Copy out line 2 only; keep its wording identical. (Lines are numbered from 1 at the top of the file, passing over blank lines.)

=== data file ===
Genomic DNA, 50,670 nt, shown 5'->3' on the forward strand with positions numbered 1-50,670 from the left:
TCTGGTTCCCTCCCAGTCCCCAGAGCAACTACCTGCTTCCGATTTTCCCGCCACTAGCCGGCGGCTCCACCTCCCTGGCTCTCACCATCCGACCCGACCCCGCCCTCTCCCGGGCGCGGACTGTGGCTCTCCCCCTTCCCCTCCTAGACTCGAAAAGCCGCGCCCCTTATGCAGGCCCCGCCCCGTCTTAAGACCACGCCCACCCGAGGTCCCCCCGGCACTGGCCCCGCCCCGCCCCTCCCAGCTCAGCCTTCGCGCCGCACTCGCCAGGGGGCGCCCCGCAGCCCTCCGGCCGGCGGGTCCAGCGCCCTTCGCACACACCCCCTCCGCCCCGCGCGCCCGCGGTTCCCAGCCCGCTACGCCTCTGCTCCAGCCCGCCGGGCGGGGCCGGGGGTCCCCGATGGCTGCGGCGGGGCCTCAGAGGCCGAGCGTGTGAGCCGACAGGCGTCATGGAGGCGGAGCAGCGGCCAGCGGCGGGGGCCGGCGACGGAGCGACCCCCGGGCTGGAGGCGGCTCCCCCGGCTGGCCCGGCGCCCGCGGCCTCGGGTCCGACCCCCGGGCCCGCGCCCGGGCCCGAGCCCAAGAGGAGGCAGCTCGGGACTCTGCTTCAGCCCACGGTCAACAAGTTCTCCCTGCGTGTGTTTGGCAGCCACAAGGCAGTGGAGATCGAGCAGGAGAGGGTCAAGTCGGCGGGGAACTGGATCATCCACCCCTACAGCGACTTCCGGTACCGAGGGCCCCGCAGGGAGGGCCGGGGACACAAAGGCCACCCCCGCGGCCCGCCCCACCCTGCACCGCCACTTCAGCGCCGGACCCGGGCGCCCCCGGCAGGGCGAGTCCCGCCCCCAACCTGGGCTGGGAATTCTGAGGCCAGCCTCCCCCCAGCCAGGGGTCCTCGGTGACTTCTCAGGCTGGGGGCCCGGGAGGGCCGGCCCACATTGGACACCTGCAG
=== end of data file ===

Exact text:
TCTGGTTCCCTCCCAGTCCCCAGAGCAACTACCTGCTTCCGATTTTCCCGCCACTAGCCGGCGGCTCCACCTCCCTGGCTCTCACCATCCGACCCGACCCCGCCCTCTCCCGGGCGCGGACTGTGGCTCTCCCCCTTCCCCTCCTAGACTCGAAAAGCCGCGCCCCTTATGCAGGCCCCGCCCCGTCTTAAGACCACGCCCACCCGAGGTCCCCCCGGCACTGGCCCCGCCCCGCCCCTCCCAGCTCAGCCTTCGCGCCGCACTCGCCAGGGGGCGCCCCGCAGCCCTCCGGCCGGCGGGTCCAGCGCCCTTCGCACACACCCCCTCCGCCCCGCGCGCCCGCGGTTCCCAGCCCGCTACGCCTCTGCTCCAGCCCGCCGGGCGGGGCCGGGGGTCCCCGATGGCTGCGGCGGGGCCTCAGAGGCCGAGCGTGTGAGCCGACAGGCGTCATGGAGGCGGAGCAGCGGCCAGCGGCGGGGGCCGGCGACGGAGCGACCCCCGGGCTGGAGGCGGCTCCCCCGGCTGGCCCGGCGCCCGCGGCCTCGGGTCCGACCCCCGGGCCCGCGCCCGGGCCCGAGCCCAAGAGGAGGCAGCTCGGGACTCTGCTTCAGCCCACGGTCAACAAGTTCTCCCTGCGTGTGTTTGGCAGCCACAAGGCAGTGGAGATCGAGCAGGAGAGGGTCAAGTCGGCGGGGAACTGGATCATCCACCCCTACAGCGACTTCCGGTACCGAGGGCCCCGCAGGGAGGGCCGGGGACACAAAGGCCACCCCCGCGGCCCGCCCCACCCTGCACCGCCACTTCAGCGCCGGACCCGGGCGCCCCCGGCAGGGCGAGTCCCGCCCCCAACCTGGGCTGGGAATTCTGAGGCCAGCCTCCCCCCAGCCAGGGGTCCTCGGTGACTTCTCAGGCTGGGGGCCCGGGAGGGCCGGCCCACATTGGACACCTGCAG